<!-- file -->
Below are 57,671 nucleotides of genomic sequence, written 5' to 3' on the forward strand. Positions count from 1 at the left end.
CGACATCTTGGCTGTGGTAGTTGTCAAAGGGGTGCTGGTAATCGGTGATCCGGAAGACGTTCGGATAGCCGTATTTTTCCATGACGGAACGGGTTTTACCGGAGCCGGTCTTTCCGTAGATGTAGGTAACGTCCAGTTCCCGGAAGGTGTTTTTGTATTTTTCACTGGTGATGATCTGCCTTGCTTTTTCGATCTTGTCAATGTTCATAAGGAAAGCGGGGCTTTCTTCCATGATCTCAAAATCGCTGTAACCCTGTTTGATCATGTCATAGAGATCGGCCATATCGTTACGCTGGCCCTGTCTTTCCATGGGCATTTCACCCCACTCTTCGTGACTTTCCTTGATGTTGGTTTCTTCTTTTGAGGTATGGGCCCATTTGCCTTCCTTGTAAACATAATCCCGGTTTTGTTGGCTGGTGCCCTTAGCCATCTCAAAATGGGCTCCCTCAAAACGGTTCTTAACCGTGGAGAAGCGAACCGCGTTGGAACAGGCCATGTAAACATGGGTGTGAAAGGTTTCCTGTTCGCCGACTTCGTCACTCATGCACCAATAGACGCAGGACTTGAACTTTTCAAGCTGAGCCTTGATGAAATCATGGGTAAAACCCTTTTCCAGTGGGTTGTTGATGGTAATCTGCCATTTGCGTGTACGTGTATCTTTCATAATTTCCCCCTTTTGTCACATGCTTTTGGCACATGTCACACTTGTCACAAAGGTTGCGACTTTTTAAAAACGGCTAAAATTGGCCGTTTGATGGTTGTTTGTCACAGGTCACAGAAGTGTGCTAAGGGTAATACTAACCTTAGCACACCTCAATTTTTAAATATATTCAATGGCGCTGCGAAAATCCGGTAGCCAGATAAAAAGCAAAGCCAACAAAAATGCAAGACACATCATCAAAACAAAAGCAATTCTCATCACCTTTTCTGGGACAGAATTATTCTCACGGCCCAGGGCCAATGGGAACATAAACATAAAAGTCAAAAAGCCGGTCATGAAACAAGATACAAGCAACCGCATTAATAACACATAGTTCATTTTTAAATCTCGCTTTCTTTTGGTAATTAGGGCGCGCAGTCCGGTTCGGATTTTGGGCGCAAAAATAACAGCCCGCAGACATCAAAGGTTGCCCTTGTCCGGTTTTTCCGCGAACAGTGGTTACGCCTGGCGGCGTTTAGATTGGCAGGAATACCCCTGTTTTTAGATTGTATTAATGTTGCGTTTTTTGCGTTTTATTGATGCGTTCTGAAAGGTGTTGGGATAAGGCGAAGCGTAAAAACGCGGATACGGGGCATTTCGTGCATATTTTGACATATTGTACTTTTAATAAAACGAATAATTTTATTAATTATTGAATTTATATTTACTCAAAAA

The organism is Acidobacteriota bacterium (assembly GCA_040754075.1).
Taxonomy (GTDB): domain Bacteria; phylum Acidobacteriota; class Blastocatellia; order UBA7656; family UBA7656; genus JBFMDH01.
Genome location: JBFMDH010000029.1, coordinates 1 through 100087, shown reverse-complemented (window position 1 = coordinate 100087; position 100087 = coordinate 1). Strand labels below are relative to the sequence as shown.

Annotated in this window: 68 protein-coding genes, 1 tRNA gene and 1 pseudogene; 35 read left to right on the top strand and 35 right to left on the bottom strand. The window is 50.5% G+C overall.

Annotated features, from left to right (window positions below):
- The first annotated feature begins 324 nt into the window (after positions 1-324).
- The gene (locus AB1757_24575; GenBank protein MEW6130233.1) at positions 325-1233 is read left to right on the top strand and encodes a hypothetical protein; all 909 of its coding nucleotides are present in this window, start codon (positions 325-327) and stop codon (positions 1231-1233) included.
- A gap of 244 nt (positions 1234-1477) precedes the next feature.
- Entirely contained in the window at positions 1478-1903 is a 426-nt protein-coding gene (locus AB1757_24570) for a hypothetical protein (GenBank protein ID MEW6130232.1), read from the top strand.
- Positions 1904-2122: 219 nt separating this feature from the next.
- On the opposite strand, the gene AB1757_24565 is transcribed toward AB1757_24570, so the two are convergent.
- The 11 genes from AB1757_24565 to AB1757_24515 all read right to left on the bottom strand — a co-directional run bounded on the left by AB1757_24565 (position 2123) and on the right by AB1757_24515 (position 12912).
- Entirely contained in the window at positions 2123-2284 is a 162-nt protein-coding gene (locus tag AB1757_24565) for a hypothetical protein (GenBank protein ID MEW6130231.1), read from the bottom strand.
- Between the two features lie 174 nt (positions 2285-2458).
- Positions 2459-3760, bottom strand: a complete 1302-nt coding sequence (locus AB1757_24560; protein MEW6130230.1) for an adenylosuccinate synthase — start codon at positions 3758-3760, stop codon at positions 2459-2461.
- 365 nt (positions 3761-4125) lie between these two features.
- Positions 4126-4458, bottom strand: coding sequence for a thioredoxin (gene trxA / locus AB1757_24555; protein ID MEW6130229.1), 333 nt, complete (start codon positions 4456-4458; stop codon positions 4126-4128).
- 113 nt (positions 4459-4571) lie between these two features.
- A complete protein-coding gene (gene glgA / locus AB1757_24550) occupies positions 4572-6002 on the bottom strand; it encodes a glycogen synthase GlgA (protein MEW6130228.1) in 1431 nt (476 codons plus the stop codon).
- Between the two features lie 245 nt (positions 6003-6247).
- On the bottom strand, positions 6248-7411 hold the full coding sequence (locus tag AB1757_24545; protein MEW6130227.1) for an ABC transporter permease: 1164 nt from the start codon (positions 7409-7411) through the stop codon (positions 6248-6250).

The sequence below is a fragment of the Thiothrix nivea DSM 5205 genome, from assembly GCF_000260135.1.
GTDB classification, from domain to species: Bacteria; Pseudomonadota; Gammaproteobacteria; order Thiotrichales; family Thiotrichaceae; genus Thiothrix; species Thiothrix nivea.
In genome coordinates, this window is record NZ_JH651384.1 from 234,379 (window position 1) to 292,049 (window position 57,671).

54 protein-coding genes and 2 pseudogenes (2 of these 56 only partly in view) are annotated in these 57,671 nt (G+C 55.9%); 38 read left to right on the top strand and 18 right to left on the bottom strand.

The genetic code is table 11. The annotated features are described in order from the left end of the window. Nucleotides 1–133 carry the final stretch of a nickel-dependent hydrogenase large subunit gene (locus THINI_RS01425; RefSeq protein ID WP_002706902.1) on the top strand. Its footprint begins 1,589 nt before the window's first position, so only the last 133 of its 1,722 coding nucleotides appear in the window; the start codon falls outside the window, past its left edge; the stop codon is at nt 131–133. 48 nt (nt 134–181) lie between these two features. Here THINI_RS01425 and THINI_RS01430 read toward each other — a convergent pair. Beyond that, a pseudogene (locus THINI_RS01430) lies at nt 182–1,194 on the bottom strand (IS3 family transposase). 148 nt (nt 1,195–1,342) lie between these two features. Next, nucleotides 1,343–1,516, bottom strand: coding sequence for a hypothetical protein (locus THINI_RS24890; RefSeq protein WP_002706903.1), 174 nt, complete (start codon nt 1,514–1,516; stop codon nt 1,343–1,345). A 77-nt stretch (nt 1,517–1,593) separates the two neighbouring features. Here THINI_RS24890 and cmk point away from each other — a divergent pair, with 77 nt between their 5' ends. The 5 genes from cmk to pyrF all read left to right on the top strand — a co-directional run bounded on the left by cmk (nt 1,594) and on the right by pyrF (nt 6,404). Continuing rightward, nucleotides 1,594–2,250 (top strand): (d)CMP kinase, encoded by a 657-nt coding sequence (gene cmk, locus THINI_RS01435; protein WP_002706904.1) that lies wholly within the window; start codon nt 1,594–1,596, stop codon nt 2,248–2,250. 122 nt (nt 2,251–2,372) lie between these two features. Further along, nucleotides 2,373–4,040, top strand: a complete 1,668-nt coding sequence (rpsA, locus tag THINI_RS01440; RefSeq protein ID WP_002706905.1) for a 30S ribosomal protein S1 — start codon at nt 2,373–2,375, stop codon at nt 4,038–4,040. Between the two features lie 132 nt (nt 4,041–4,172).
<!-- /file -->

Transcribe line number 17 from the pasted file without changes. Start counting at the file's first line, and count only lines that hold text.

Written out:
- Positions 2459-3760, bottom strand: a complete 1302-nt coding sequence (locus AB1757_24560; protein MEW6130230.1) for an adenylosuccinate synthase — start codon at positions 3758-3760, stop codon at positions 2459-2461.